Law Times

December 8, 2014

The premier weekly newspaper for the legal profession in Ontario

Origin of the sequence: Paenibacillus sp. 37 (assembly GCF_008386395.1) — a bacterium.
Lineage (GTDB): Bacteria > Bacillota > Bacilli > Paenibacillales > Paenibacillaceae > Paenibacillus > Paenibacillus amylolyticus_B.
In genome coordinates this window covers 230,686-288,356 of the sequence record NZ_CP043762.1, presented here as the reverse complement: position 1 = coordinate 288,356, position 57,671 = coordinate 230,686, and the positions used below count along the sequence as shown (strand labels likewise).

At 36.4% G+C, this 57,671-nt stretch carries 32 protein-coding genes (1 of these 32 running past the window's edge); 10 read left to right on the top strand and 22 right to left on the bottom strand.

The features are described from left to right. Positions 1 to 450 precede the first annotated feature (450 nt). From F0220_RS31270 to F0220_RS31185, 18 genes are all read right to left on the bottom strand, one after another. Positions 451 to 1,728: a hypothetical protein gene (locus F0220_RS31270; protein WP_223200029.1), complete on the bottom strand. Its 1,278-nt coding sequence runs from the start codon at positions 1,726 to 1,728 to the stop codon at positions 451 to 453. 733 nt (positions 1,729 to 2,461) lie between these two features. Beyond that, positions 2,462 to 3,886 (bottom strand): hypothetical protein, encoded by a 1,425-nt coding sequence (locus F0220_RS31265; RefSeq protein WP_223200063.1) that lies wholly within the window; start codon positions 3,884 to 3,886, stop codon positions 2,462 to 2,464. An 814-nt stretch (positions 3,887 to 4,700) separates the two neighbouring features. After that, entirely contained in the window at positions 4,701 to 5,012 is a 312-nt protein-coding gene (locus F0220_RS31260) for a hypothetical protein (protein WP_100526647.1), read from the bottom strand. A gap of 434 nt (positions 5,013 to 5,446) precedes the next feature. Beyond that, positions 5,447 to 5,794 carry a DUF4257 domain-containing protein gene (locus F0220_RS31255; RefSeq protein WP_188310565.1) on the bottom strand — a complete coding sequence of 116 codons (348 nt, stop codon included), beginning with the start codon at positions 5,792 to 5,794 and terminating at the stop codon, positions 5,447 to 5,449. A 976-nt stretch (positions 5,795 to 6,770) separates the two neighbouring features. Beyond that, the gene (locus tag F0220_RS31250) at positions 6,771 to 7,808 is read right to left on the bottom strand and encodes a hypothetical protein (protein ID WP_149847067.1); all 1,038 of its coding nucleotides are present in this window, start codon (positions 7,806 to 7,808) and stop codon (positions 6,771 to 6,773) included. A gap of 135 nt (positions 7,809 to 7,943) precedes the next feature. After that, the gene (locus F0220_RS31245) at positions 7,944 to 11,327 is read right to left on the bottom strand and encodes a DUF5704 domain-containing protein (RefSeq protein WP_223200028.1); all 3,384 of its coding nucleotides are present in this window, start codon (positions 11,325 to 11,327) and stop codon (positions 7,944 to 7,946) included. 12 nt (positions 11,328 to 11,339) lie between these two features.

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Emotional debate over plan for more administrative calls By yamri Taddese Law Times proposal to allow pro- spective lawyers to skip the call to the bar cer- emony started a heated debate among Law Society of Up- per Canada benchers at Convoca- tion on Nov. 28 with some calling the plan "the final coup d'état" of a profession that's continually "dumbing down." On the face of it, the motion be- fore Convocation seemed pretty innocuous. The idea was to give law graduates an option for an administrative call to the bar of Ontario without first gowning up to watch proud family and friends cheer them on at a traditional ceremony. The proposal was a response to the rising numbers of gradu- ates every year and, in turn, the increased cost and administra- tive hurdles around planning more ceremonies. With call to bar ceremonies only taking place in Toronto, Ottawa, and London, Ont., geography is also a barrier for some students, according to Bencher Howard Goldblatt, who moved the motion. On top of that, the new crop of law practice program graduates will have to wait two months be- fore their call to the bar. If the ad- ministrative option existed, they could be called soon after finish- ing their program. But in a 26-19 vote, Convoca- tion decided attendance at the tra- ditional ceremony should remain obligatory unless extraordinary circumstances prevented gradu- ates from showing up. "I think that we need to recog- nize that being called to the bar is a different process from a motor vehicle registration," said Bencher Constance Backhouse, a professor at the University of Ottawa. "Our members are joining a learned profession with a long his- tory of tradition and ritual." In-person calls to the bar are also an "occasion of opportunity for the law society," according to Backhouse. "As a regulator, we meet our new members in person for the first and, for some of them, the only time. We have their atten- tion. We have the attention of their 2015 ONTARIO LAWYER'S PHONE BOOK THE MOST COMPLETE DIRECTORY OF ONTARIO LAWYERS, LAW FIRMS, JUDGES AND COURTS Perfectbound Published December each year On subscription $77 One time purchase $80 L88804-677 Multiple copy discounts available . Plus applicable taxes and shipping & handling. (prices subject to change without notice) With more than 1,400 pages of essential legal references, Ontario Lawyer's Phone Book is your best connection to legal services in Ontario. Subscribers can depend on the credibility, accuracy and currency of this directory year after year. More detail and a wider scope of legal contact information for Ontario than any other source: ȕ 0WFS27,000 lawyers listedȕ0WFS9,000 law firms and corporate offices listed ȕ 'BYBOEUFMFQIPOFOVNCFSTFNBJMBEESFTTFTPGȮDFMPDBUJPOTBOEQPTUBMDPEFT 7JTJUDBSTXFMMDPNPSDBMMGPSBEBZOPSJTLFWBMVBUJPO OLPB_LT_Dec8_14.indd 1 2014-12-03 11:56 AM Associates threatened by artificial intelligence New study suggests robotics will revolutionize legal sector By Julius melniTZer For Law Times t's just a matter of time before artificial intelligence and robotics put a lot of law firm associates and paralegals out of work, according to a report au- thored by Jomati Consultants LLP. "[Artificial intelligence] and robotics will revolu- tionize the legal sector," says Tony Williams, founder of Jomati Consultants, a leading British-based strategic consultancy to the legal profession. "Law firms will see nearly all their process work un- dertaken by AI bots, completely upending the tradi- tional associate leverage model." "Civilisation 2030: The near future for law firms," a study released by Jomati Consultants in November, predicts that workplace robots and their artificial intel- ligence processing systems could be in general produc- tion by 2030. Williams acknowledges that promises regarding ro- bots have failed to deliver in the past. But he maintains that the emergence of rudimentary artificial intelli- gence bots that can act autonomously in digital space or within a mobile machine portend a different outcome this time around. "For years, law firms have amassed vast stores of knowledge management files," says Williams. "Knowledge bots would go beyond the retrieval function of today's [knowledge management] software by putting all this material to work." David Holme, chief executive officer of Exigent Group Ltd., a global legal services outsourcer and con- sultancy headquartered in South Africa, says that's already happening. "There are tools on the market that automate standard consumer documentation and that claim to have contract drafting and development intel- ligence," he says. "Not only are these tools getting better all the time, but AI is being designed and built for much more complex stuff than this." The impact on associate and paralegal workload could be cataclysmic. "AI bots could foreseeably take over any work with a systemic component that involves the processing of information," says Williams. "That includes low-level knowledge economy work, like due diligence, that is currently performed by very junior lawyers." Salaries for lawyers doing these types of tasks, which also include file and data checking, collation, data link- ing, and document improvement, is in the range of $100,000. According to the Jomati Consultants report, licensing fees for bots smart enough to work indepen- dently in a leading law firm will initially cost about $500,000 with the cost going down over time. "Even at this price, the bots would be worth the cost as they can work 24 hours a day, 7 days a week with no downtime, thereby eclipsing the chargeable hours of the most workaholic lawyers," the authors conclude. As well, a handful of bots could work on many mat- ters at the same time and would be instantly accessible at any moment to anyone in the firm no matter where they were. They would learn as they work and become more efficient over time. "Eventually, each bot would be able to do the work of a dozen low level associates," the report says. "They would not get tired. They would not seek advancement. HOMELESSNESS CASE Appeal court says no to Charter challenge P3 RCMP TROUBLES Force landing in lots of legal hot water P6 FOCUS ON Criminal Law P9 'Some partners who have been very well paid will find themselves either out of a job or not paid as well,' says Tony Williams. See LSUC, page 5 See Artifi cial, page 5 Providing those who finish the law practice program with an administrative option would create a two-tier system, says Michael Lerner. PM #40762529 HOMELESSNESS CASE Appeal court says no to Charter challenge & $#&!&jmmm$cYa[bbWh$Yec ntitled-4 1 12-03-20 10:44 AM $4.00 • Vol. 25, No. 40 December 8, 2014 e: ssoil@docudavit.com www.docudavit.com Litigation Support Our Document Management Services include: Scanning • Indexing • OCR (Optical Character Recognition) • Electronic Document Capture and More - Call Us, We Can Help! ntitled-1 1 2014-09-26 9:29 AM L aw TIMes L aw TIMes I A